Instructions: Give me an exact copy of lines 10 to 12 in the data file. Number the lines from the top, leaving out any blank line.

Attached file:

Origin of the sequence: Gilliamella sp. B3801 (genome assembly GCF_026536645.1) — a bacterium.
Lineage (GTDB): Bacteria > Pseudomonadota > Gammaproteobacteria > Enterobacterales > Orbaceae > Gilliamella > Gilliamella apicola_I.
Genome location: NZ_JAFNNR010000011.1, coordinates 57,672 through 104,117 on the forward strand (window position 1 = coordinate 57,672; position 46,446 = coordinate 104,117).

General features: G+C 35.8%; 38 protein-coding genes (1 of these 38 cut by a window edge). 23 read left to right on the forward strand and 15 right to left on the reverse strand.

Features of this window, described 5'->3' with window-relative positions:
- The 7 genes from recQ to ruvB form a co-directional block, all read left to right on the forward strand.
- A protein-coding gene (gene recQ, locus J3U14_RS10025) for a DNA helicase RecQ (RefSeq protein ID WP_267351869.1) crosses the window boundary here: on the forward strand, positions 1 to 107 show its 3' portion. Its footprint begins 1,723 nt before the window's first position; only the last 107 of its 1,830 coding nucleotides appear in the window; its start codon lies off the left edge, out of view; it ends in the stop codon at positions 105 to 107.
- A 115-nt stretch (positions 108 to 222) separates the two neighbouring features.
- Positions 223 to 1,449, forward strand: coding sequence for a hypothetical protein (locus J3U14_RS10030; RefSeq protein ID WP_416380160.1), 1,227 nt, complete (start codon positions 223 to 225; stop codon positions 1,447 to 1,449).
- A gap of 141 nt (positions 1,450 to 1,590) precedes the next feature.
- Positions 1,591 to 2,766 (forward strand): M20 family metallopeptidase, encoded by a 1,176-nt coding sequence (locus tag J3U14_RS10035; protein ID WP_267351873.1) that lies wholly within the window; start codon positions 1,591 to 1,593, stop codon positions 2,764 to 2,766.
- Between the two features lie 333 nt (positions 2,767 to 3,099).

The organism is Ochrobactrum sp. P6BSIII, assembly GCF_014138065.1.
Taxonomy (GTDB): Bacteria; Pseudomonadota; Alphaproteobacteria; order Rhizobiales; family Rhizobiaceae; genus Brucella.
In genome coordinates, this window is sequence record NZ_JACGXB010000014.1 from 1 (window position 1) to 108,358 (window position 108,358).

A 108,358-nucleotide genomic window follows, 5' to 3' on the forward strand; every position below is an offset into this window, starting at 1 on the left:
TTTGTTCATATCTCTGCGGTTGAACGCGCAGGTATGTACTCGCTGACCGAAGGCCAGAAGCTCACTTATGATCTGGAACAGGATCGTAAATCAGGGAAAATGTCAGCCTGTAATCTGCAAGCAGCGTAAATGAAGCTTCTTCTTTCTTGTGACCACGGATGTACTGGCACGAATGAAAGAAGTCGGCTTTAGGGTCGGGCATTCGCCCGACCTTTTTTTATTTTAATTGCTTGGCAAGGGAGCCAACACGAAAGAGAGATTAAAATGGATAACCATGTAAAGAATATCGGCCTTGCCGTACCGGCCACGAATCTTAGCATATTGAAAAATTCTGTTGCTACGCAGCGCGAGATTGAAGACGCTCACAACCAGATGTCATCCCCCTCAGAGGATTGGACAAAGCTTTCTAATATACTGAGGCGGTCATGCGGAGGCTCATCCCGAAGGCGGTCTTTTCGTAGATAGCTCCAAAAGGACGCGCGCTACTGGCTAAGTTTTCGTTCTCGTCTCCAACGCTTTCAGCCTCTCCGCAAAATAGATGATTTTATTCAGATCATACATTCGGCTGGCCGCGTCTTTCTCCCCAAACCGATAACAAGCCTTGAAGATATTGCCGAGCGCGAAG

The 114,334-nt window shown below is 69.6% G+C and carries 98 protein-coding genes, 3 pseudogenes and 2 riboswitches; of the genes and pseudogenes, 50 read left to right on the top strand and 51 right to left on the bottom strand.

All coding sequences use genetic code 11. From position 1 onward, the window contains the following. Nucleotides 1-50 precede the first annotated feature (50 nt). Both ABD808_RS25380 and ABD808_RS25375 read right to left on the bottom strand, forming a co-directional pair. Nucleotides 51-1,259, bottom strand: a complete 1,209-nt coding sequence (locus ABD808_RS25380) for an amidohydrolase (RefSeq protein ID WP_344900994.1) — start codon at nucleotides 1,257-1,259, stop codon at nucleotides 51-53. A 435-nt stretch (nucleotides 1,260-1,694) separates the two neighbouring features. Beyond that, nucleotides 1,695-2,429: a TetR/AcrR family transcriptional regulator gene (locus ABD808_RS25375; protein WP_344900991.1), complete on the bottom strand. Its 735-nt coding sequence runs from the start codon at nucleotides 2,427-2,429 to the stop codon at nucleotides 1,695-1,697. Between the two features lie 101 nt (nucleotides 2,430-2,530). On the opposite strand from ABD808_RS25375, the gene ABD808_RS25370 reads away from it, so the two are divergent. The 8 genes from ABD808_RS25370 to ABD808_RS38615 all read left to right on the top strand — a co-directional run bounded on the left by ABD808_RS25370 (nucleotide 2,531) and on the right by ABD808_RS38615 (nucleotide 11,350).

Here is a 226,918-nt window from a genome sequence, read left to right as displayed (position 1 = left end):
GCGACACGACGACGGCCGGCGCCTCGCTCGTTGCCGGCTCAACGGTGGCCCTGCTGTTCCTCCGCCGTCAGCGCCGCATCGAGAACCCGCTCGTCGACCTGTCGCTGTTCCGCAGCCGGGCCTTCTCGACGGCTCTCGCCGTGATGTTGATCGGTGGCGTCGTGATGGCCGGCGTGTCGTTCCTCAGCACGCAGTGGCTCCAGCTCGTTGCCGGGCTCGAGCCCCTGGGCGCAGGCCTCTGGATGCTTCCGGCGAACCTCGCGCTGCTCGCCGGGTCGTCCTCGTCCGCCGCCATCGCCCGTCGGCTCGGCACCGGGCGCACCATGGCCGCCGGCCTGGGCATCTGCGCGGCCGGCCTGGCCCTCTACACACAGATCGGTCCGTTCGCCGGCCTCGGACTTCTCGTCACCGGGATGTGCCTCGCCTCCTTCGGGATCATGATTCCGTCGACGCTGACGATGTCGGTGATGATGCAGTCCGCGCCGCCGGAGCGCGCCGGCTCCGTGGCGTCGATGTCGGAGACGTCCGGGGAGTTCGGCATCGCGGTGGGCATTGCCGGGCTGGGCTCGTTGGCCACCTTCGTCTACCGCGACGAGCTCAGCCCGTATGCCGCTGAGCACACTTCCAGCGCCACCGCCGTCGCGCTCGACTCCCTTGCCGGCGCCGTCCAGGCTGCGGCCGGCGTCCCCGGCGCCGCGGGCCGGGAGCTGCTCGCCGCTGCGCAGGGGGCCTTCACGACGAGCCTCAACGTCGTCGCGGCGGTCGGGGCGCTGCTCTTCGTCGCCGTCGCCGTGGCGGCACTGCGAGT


- A gap of 141 nt (positions 1,450 to 1,590) precedes the next feature.
- Positions 1,591 to 2,766 (forward strand): M20 family metallopeptidase, encoded by a 1,176-nt coding sequence (locus tag J3U14_RS10035; protein ID WP_267351873.1) that lies wholly within the window; start codon positions 1,591 to 1,593, stop codon positions 2,764 to 2,766.
- Between the two features lie 333 nt (positions 2,767 to 3,099).